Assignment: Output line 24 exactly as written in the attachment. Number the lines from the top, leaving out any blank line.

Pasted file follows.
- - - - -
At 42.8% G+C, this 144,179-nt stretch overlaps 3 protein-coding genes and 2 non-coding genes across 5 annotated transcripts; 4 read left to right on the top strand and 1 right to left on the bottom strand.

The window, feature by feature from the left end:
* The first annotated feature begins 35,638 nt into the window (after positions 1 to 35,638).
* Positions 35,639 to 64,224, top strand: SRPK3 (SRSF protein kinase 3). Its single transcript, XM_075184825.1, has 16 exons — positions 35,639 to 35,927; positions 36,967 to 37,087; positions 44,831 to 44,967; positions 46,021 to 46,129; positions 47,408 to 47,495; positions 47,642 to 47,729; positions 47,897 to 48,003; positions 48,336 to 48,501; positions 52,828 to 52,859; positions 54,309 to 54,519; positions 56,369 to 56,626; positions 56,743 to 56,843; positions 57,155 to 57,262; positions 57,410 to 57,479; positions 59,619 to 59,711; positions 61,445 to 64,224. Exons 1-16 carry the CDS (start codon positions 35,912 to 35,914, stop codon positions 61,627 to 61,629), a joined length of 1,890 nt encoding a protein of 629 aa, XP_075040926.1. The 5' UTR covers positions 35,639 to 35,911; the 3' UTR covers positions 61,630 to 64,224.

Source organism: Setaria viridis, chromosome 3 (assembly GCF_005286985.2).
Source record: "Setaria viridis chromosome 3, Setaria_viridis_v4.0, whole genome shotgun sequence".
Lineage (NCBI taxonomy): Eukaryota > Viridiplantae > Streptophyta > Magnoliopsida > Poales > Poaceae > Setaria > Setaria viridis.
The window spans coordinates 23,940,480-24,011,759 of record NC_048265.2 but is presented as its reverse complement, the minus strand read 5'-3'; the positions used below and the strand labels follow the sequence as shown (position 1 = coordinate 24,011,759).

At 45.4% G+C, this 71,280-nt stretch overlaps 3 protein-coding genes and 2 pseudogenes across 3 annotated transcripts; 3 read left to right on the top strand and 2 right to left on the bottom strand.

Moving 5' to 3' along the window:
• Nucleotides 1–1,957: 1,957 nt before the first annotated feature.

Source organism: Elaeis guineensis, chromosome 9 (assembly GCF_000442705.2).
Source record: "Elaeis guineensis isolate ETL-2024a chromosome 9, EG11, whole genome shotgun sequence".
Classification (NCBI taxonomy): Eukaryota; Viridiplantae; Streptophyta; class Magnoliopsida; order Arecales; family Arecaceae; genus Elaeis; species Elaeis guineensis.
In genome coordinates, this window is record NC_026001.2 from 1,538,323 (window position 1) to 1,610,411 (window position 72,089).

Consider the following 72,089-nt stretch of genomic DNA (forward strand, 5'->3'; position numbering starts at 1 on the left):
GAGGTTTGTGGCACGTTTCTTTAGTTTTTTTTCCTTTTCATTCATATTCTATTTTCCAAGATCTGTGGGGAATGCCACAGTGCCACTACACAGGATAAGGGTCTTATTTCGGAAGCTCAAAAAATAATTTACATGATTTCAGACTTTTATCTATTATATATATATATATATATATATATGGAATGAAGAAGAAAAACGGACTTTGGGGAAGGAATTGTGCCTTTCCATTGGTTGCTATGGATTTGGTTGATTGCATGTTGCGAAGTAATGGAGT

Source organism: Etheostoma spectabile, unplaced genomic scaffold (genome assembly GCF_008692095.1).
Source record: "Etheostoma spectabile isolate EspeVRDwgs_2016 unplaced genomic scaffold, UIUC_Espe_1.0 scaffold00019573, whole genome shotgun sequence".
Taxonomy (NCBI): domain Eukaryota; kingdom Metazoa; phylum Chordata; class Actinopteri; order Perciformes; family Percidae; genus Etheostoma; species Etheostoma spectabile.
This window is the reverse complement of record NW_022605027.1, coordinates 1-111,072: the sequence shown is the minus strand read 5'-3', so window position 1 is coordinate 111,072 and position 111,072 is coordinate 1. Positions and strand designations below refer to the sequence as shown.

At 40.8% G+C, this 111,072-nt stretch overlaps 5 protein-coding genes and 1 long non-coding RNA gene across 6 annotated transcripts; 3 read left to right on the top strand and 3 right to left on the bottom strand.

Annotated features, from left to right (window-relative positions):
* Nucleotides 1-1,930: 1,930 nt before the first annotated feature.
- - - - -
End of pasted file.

* Nucleotides 1-1,930: 1,930 nt before the first annotated feature.